Angels are ‘ministering spirits’, Heb 1:14
Although angels are ‘spirits’, it is clear that they can present themselves in human form, Lk 24:4.
- communicate God’s message, Lk 2:9-12
- sing God’s praises, Lk 2:13-15
- protect God’s people, Ps 91:1,11,12, 1 King 19:5, 2 Kings 6:14-17, Acts 12:5-11, Acts 27:23-25.
- execute God’s judgement, Acts 12:23
Angels were associated with Christ’s birth, Lk 1:13, 26, temptation, Mk 4:11, suffering, Lk 22:42, and resurrection, Mt 28:2-4, Lk 24:6, Jn 20:11f.
There are different kinds of angels, but we don’t know enough to be able to classify them into different ranks or classes
Terms such as angels, archangels, seraphim, cherubim, principalities, authorities, powers, thrones, might and dominion (Col 1:16 Rom 8:38) may support the idea of a hierarchy of angels.
The Bible names just one angel – Gabriel, Dan 8:16 9:21 Lk 1:19,26- and one archangel – Michael, Dan 12:1, 1 Thess 4:16, Jude 1:9, Rev 12:7-12.
God sometimes sends angels to protect people, but that isn’t to say that each person has one or more guardian angels permanently assigned to them
John G. Paton, a missionary in the New Hebrides Islands, experienced the protective care of angels. Hostile natives surrounded his mission headquarters one night, intent on burning the Patons’ out and killing them. John Paton and his wife prayed all luring the night that God would deliver them. When daylight came they were amazed to see the attackers unaccountably leave. They thanked God for delivering them. A year later, the chief of the tribe was converted to Jesus Christ, and Paton, remembering what had happened, asked the chief what had kept him and his men from burning down the house and killing them. The chief replied in surprise, ‘Who were all those men you had with you there?’ The missionary answered, ‘There were no men there; just my wife and I’ The chief argued that they had seen many men standing guard-hundreds of big men in shining garments with drawn swords in their hands. They seemed to circle the mission station so that the natives were afraid to attack. Only then did Paton realize that God had sent his angels to protect them. The chief agreed that there was no other explanation.
Basil the Great, Origen, Chrysostom, Aquinas, and Catholic belief generally holds a belief in guardian angels – that is, belief that each person is permanently assigned a good angel whose role is to protect that person from harm.
’Beside each believer stands an angel as protector and shepherd leading him to life.’ (Basil the Great)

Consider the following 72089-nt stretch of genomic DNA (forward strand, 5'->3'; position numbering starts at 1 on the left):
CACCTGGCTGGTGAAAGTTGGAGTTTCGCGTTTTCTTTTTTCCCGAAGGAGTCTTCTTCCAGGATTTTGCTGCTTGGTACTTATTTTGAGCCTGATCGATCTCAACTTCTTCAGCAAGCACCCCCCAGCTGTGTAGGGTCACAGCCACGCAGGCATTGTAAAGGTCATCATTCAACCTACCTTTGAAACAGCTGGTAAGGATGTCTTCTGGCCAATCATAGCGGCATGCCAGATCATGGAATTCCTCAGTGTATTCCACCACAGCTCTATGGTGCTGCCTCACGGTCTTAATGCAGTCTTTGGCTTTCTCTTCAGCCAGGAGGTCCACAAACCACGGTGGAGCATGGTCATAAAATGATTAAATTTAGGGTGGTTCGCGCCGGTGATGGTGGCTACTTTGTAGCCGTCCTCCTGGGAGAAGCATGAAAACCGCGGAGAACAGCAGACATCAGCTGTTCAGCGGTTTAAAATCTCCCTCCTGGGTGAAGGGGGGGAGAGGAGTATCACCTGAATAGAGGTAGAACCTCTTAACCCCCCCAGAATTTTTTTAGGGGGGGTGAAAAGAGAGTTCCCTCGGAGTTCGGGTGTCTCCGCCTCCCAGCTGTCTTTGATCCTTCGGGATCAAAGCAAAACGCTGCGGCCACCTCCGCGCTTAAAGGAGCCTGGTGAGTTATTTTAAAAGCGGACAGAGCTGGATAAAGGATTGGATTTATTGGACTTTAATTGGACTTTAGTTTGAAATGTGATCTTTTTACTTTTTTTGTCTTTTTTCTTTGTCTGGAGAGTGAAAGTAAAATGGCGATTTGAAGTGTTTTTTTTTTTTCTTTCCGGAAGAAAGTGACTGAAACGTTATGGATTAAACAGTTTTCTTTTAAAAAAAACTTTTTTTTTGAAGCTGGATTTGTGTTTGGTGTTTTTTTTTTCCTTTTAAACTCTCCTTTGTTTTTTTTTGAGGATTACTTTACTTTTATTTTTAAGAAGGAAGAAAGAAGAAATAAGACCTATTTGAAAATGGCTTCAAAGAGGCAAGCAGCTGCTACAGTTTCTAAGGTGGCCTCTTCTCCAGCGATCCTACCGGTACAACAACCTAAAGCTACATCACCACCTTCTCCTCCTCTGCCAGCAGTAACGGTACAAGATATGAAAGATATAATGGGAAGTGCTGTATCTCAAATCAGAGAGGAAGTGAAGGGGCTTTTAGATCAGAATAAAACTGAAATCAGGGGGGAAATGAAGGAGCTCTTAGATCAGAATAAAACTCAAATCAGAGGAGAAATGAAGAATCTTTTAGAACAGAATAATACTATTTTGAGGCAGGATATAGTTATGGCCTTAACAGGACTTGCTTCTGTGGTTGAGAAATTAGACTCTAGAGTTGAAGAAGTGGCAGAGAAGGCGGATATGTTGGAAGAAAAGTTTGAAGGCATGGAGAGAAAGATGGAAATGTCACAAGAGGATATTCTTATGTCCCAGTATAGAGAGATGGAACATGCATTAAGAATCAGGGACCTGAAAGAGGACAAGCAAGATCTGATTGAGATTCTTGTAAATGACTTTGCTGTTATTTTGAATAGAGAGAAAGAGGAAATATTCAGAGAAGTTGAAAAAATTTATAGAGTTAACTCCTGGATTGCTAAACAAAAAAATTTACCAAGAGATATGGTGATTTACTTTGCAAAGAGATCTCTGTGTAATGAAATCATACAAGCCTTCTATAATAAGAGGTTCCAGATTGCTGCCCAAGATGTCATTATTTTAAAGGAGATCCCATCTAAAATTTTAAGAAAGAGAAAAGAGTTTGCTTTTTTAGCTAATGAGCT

Calvin, followed by most Protestants, denied that there is any clear support for this belief in Scripture: ‘Whether or not each believer has a single angel assigned to him for his defence, I dare not positively affirm.’
On the question of guardian angels, some relevant passages are:-
Gen 48:15f – the parallelism here indicates that this Angel was equal with God. There are good reasons for thinking that this ‘Angel of the Lord’ was none other than the pre-incarnate Christ himself.
Psa 91:11 ‘He will command his angels concerning you to guard you in all your ways’ – There is nothing here about a permanently-assigned angel.
Mt 18:10 “See that you do not look down on one of these little ones. For I tell you that their angels in heaven always see the face of my Father in heaven.” – The context indicates that Jesus is speaking of childlike believers, rather than of children per se. Angels certainly minister to believers, though not on a permanently-assigned one-to-one basis. It is certainly a wonderful to know that the same angels who minister to us also have access to the throne of God in heaven.
Ac 12:6-15 When people think that they have seen Peter’s ‘angel’ there is no indication that the writer (Luke) endorses this or regards it as other than superstitious.
One implication of the mistaken belief in guardian angels is that it encourages the idea that we can develop relationships with angels. So, Eileen Elias Freeman says, ‘Angels want to be our friends. They are companions on the journey of life on this planet, ancient fellow travelors, whose love and light and wisdom can enrich our lives immeasurably.’ And Terry Lynn Taylor says, ‘I’m suggesting that you become best friends with your guardian angel! Pretend you have an invisible best friend who witnesses everything you experience and with whom you can share insights.’ But such a belief in an imaginary friend, while normal in small children, is false and misleading in adults. Moreover, since most people have never had any contact with an angel, the techniques used to bring them into contact with their ‘guardian angels’ are very dubious, and may involve forms of occultism. The beliefs and practices of Doreen Virtue, whose books include “Healing with the Angels,” “Divine Guidance,” “Angel Therapy,” and “Archangels & Ascended Masters”, look very much like spiritualism (www.spiritual.com.au/articles/angels/interview_dvirtue.htm).